Effect of ΔFosB overexpression on opioid and cannabinoid receptor-mediated signaling in the nucleus accumbens (2011)

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Neuropharmacology. 2011 Dec;61(8):1470-6. doi: 10.1016/j.neuropharm.2011.08.046.

Sim-Selley LJ, Cassidy MP, Sparta A, Zachariou V, Nestler EJ, Selley DE.

Source

Department of Pharmacology and Toxicology and Institute for Drug and Alcohol Studies, Virginia Commonwealth University School of Medicine, Richmond, VA 23298, USA.

Abstract

The stable transcription factor ΔFosB is induced in the nucleus accumbens (NAc) by chronic exposure to several drugs of abuse, and transgenic expression of ΔFosB in the striatum enhances the rewarding properties of morphine and cocaine. However, the mechanistic basis for these observations is incompletely understood. We used a bitransgenic mouse model with inducible expression of ΔFosB in dopamine D(1) receptor/dynorphin-containing striatal neurons to determine the effect of ΔFosB expression on opioid and cannabinoid receptor signaling in the NAc. Results showed that mu opioid-mediated G-protein activity and inhibition of adenylyl cyclase were enhanced in the NAc of mice that expressed ΔFosB. Similarly, kappa opioid inhibition of adenylyl cyclase was enhanced in the ΔFosB expressing mice. In contrast, cannabinoid receptor-mediated signaling did not differ between mice overexpressing ΔFosB and control mice. These findings suggest that opioid and cannabinoid receptor signaling are differentially modulated by expression of ΔFosB, and indicate that ΔFosB expression might produce some of its effects via enhanced mu and kappa opioid receptor signaling in the NAc.

Keywords: G-protein, adenylyl cyclase, striatum

1. Introduction

Opioid receptors and cannabinoid CB1 receptors (CB1R) are the neurobiological targets for two widely used drug classes that include morphine, heroin and prescription opioids, and marijuana (Δ9-tetrahydrocannabinol (THC)), respectively. The acute effects of opioids and cannabinoids are mediated by G-protein-coupled receptors that activate primarily Gi/o proteins and produce downstream effector responses such as inhibition of adenylyl cyclase (Childers, 1991, Childers, et al., 1992, Howlett, et al., 2002). The motor, memory impairing and psychoactive effects of Δ9-THC are produced by CB1R (Huestis, et al., 2001, Zimmer, et al., 1999), which are widely distributed in the brain, with high levels in the basal ganglia, hippocampus and cerebellum (Herkenham, et al., 1991). The analgesic and rewarding effects of most clinically relevant and abused opioid drugs are mediated mainly by mu opioid receptors (MOR) (Matthes, et al., 1996), which are enriched in the limbic system and brainstem (Mansour, et al., 1994). The mesolimbic system, composed of dopaminergic projections from the ventral tegmental area (VTA) to nucleus accumbens (NAc), plays an important role in the rewarding effects of opioids and cannabinoids (Bozarth and Wise, 1984, Vaccarino, et al., 1985, Zangen, et al., 2006), as well as other drugs of abuse (Koob and Volkow, 2010). Moreover, endogenous opioid and cannabinoid systems are involved in the rewarding effects of multiple classes of psychoactive drugs (Maldonado, et al., 2006, Trigo, et al., 2010). Thus, it is important to elucidate mechanisms by which opioid and CB1R signaling are regulated in the NAc.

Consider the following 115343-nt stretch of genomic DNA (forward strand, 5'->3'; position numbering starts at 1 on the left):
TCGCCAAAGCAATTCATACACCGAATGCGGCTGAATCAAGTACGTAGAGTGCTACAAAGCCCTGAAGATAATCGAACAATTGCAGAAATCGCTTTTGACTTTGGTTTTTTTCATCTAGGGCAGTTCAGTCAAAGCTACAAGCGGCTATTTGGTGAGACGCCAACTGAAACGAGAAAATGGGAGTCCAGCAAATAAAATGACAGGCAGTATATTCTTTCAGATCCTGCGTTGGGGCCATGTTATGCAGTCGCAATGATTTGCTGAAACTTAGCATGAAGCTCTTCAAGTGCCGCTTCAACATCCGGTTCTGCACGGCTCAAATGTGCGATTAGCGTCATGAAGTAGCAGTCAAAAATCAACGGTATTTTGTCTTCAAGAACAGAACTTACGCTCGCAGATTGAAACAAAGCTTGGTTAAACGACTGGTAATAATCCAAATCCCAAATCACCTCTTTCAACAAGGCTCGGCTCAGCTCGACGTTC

A central question in the drug abuse field has been to identify proteins that mediate the transition from acute to long-term effects of psychoactive drugs. The AP-1 transcription factor ΔFosB is particularly interesting because it is a stable truncated splice variant product of the fosb gene that accumulates upon repeated exposure to drugs of abuse or natural rewards (McClung, et al., 2004, Nestler, 2008, Nestler, et al., 1999). We have found that ΔFosB is induced in the brain following repeated exposure to morphine, Δ9-THC, cocaine or ethanol, with each drug producing a unique regional pattern of ΔFosB expression (Perrotti, et al., 2008). A consistent finding across drugs was that ΔFosB was highly induced in the striatum, where all four drugs induced ΔFosB in the NAc core and all except Δ9-THC significantly induced expression in the NAc shell and caudate-putamen.

Pharmacological studies showed that co-administration of the dopamine D1 receptor (D1R) antagonist SCH 23390 blocked ΔFosB induction in the NAc and caudate-putamen following intermittent cocaine or morphine administration, suggesting the potential importance of D1R-expressing neurons (Muller and Unterwald, 2005, Nye, et al., 1995). The effect of ΔFosB induction on drug-mediated behaviors has been investigated using bitransgenic mice that express ΔFosB in specific neuronal populations of the NAc and dorsal striatum (Chen, et al., 1998). Mice that express ΔFosB in dynorphin/D1R positive neurons in the NAc and dorsal striatum (line 11A) show altered responses to drugs of abuse, notably enhanced sensitivity to the rewarding effects of cocaine or morphine (Colby, et al., 2003, Kelz, et al., 1999, Zachariou, et al., 2006). These alterations occurred in the absence of changes in the levels of MOR or various G-protein subunits. However, dynorphin mRNA levels were reduced in the NAc of ΔFosB expressing mice (Zachariou, et al., 2006), suggesting that one target of ΔFosB is a gene encoding an endogenous opioid peptide. ΔFosB induction might also produce behavioral changes by regulating receptor signaling in the NAc, but this possibility has not been investigated. Therefore, the present studies used the bitransgenic mouse model to determine whether overexpression of ΔFosB in dynorphin/D1R containing striatal neurons alters MOR-mediated G-protein activity and MOR- and KOR-mediated adenylyl cyclase inhibition in the NAc. The effect of ΔFosB on CB1R-mediated G-protein activity was also assessed because Δ9-THC administration induces ΔFosB in the NAc (Perrotti, et al., 2008) and the endocannabinoid system is known to regulate brain reward circuits (Gardner, 2005, Maldonado, et al., 2006), but the effect of ΔFosB on the endocannabinoid system has not been investigated.

2. Materials and Methods

2.1. Reagents